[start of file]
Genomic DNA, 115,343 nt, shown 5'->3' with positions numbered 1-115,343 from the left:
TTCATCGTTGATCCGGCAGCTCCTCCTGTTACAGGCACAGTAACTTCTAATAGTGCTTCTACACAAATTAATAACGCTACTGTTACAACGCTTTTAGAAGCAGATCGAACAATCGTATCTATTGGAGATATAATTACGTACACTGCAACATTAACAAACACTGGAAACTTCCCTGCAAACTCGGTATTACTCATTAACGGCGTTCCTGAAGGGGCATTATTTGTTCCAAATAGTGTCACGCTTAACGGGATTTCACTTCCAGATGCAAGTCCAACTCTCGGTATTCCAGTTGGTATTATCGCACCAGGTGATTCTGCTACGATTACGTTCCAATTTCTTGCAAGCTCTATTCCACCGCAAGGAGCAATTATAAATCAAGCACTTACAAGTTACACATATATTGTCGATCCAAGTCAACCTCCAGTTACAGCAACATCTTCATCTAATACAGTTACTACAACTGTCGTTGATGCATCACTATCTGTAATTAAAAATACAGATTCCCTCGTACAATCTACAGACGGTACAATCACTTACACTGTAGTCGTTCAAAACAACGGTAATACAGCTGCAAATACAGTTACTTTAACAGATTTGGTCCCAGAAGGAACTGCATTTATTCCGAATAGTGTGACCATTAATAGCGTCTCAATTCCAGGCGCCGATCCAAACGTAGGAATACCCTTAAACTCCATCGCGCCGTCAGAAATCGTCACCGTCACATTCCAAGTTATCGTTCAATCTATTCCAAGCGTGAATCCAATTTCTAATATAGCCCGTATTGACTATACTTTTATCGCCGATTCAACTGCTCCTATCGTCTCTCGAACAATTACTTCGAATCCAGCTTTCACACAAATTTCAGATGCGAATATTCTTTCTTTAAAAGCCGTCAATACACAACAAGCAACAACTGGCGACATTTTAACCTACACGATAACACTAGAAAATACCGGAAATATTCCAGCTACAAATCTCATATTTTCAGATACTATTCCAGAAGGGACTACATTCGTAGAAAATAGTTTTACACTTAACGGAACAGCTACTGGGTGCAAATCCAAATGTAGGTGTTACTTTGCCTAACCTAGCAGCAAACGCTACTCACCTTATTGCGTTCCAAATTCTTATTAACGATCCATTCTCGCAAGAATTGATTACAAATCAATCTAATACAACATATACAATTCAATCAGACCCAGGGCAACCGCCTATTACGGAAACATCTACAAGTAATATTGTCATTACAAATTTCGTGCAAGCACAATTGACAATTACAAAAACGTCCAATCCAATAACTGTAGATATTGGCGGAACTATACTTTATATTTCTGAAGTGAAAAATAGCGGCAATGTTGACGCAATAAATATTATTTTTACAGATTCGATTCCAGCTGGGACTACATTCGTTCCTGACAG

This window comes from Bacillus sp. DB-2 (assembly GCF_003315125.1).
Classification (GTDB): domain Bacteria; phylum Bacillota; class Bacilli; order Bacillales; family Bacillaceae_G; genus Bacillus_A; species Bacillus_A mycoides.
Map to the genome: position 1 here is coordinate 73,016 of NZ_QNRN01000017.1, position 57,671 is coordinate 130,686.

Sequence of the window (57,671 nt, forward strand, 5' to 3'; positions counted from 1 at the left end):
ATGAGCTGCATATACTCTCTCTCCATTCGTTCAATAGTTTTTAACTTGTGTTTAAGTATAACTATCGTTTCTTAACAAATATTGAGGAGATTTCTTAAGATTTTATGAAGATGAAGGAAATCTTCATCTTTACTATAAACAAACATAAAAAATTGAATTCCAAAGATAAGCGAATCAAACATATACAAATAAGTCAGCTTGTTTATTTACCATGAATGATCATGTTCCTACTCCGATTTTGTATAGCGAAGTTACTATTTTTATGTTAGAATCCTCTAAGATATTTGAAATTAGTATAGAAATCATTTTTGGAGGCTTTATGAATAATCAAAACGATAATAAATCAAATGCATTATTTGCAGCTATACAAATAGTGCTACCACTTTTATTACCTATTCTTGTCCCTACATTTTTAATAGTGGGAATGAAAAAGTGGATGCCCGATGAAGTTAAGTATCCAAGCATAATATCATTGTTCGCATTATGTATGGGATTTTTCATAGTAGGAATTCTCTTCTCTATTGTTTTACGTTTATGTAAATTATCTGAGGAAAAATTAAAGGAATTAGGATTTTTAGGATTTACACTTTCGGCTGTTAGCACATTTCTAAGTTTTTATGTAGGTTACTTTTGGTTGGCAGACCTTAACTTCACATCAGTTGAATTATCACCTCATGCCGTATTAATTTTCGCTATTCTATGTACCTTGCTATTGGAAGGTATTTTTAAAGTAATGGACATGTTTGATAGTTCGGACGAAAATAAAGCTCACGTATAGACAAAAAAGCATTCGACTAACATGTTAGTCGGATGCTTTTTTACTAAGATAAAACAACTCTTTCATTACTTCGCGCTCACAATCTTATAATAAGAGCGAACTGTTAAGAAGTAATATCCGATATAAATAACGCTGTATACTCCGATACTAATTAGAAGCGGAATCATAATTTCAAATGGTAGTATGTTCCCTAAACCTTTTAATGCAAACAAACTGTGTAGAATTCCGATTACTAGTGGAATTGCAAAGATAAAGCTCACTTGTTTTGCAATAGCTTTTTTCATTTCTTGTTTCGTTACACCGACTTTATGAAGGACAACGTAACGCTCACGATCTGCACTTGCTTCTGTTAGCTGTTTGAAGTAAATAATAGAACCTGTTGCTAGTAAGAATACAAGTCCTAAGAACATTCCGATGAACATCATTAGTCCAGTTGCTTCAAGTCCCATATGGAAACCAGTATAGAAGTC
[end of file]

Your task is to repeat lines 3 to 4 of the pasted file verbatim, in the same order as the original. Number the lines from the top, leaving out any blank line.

This window comes from Bacillus sp. DB-2 (assembly GCF_003315125.1).
Classification (GTDB): domain Bacteria; phylum Bacillota; class Bacilli; order Bacillales; family Bacillaceae_G; genus Bacillus_A; species Bacillus_A mycoides.